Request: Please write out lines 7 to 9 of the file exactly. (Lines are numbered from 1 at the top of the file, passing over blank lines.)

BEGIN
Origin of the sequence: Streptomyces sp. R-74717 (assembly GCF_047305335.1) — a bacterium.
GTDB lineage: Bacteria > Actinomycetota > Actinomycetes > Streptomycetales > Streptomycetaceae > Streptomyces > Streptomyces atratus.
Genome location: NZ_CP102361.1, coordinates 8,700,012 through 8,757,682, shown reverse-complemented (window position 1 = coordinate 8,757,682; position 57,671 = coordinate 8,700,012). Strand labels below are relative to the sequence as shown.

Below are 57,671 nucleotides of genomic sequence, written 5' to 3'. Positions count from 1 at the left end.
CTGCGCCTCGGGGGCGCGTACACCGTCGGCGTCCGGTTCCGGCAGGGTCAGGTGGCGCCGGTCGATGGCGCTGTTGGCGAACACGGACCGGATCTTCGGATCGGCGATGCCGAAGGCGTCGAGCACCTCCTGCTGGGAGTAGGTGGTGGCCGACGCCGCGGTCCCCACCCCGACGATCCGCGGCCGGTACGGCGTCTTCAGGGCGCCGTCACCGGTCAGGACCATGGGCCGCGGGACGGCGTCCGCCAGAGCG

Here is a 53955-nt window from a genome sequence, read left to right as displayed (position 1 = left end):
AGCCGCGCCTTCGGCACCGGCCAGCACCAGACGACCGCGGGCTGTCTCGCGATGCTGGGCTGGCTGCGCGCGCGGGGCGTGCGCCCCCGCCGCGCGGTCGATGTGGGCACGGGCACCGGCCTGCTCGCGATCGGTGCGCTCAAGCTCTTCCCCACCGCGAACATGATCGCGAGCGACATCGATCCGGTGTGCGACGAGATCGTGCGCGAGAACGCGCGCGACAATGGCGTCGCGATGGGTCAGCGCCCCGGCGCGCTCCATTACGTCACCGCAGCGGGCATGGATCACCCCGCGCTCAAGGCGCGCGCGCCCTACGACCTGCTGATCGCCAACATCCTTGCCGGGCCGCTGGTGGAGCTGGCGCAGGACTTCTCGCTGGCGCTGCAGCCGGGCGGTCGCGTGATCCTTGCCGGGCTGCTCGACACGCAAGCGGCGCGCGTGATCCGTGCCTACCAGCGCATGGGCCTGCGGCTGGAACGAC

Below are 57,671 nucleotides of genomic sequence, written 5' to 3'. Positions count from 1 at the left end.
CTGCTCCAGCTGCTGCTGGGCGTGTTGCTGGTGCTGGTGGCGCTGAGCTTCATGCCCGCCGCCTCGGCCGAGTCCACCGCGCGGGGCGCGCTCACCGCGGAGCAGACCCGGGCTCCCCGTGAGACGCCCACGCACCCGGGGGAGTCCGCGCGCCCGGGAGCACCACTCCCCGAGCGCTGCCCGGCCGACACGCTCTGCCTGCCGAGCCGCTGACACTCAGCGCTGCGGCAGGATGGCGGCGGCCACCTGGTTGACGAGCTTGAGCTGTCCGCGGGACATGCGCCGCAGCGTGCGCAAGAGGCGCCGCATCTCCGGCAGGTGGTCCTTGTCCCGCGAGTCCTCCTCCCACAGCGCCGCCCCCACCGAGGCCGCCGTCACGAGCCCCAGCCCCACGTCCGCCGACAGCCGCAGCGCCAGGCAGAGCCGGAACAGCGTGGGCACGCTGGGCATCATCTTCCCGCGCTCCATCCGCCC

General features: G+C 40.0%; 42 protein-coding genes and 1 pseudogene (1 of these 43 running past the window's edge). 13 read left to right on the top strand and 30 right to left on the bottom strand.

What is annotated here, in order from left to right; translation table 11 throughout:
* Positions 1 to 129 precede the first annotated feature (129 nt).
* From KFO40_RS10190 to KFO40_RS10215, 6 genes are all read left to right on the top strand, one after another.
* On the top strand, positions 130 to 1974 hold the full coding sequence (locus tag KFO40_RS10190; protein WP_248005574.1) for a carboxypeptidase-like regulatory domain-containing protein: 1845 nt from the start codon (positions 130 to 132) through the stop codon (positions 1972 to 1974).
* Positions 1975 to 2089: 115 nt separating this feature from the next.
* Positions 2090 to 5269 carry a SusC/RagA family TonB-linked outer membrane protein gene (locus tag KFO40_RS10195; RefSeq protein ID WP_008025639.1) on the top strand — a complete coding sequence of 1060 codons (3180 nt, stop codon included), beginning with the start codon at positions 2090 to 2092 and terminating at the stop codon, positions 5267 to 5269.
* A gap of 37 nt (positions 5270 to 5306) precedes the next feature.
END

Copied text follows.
AGCCGCGCCTTCGGCACCGGCCAGCACCAGACGACCGCGGGCTGTCTCGCGATGCTGGGCTGGCTGCGCGCGCGGGGCGTGCGCCCCCGCCGCGCGGTCGATGTGGGCACGGGCACCGGCCTGCTCGCGATCGGTGCGCTCAAGCTCTTCCCCACCGCGAACATGATCGCGAGCGACATCGATCCGGTGTGCGACGAGATCGTGCGCGAGAACGCGCGCGACAATGGCGTCGCGATGGGTCAGCGCCCCGGCGCGCTCCATTACGTCACCGCAGCGGGCATGGATCACCCCGCGCTCAAGGCGCGCGCGCCCTACGACCTGCTGATCGCCAACATCCTTGCCGGGCCGCTGGTGGAGCTGGCGCAGGACTTCTCGCTGGCGCTGCAGCCGGGCGGTCGCGTGATCCTTGCCGGGCTGCTCGACACGCAAGCGGCGCGCGTGATCCGTGCCTACCAGCGCATGGGCCTGCGGCTGGAACGAC

Below are 57,671 nucleotides of genomic sequence, written 5' to 3'. Positions count from 1 at the left end.
CTGCTCCAGCTGCTGCTGGGCGTGTTGCTGGTGCTGGTGGCGCTGAGCTTCATGCCCGCCGCCTCGGCCGAGTCCACCGCGCGGGGCGCGCTCACCGCGGAGCAGACCCGGGCTCCCCGTGAGACGCCCACGCACCCGGGGGAGTCCGCGCGCCCGGGAGCACCACTCCCCGAGCGCTGCCCGGCCGACACGCTCTGCCTGCCGAGCCGCTGACACTCAGCGCTGCGGCAGGATGGCGGCGGCCACCTGGTTGACGAGCTTGAGCTGTCCGCGGGACATGCGCCGCAGCGTGCGCAAGAGGCGCCGCATCTCCGGCAGGTGGTCCTTGTCCCGCGAGTCCTCCTCCCACAGCGCCGCCCCCACCGAGGCCGCCGTCACGAGCCCCAGCCCCACGTCCGCCGACAGCCGCAGCGCCAGGCAGAGCCGGAACAGCGTGGGCACGCTGGGCATCATCTTCCCGCGCTCCATCCGCCC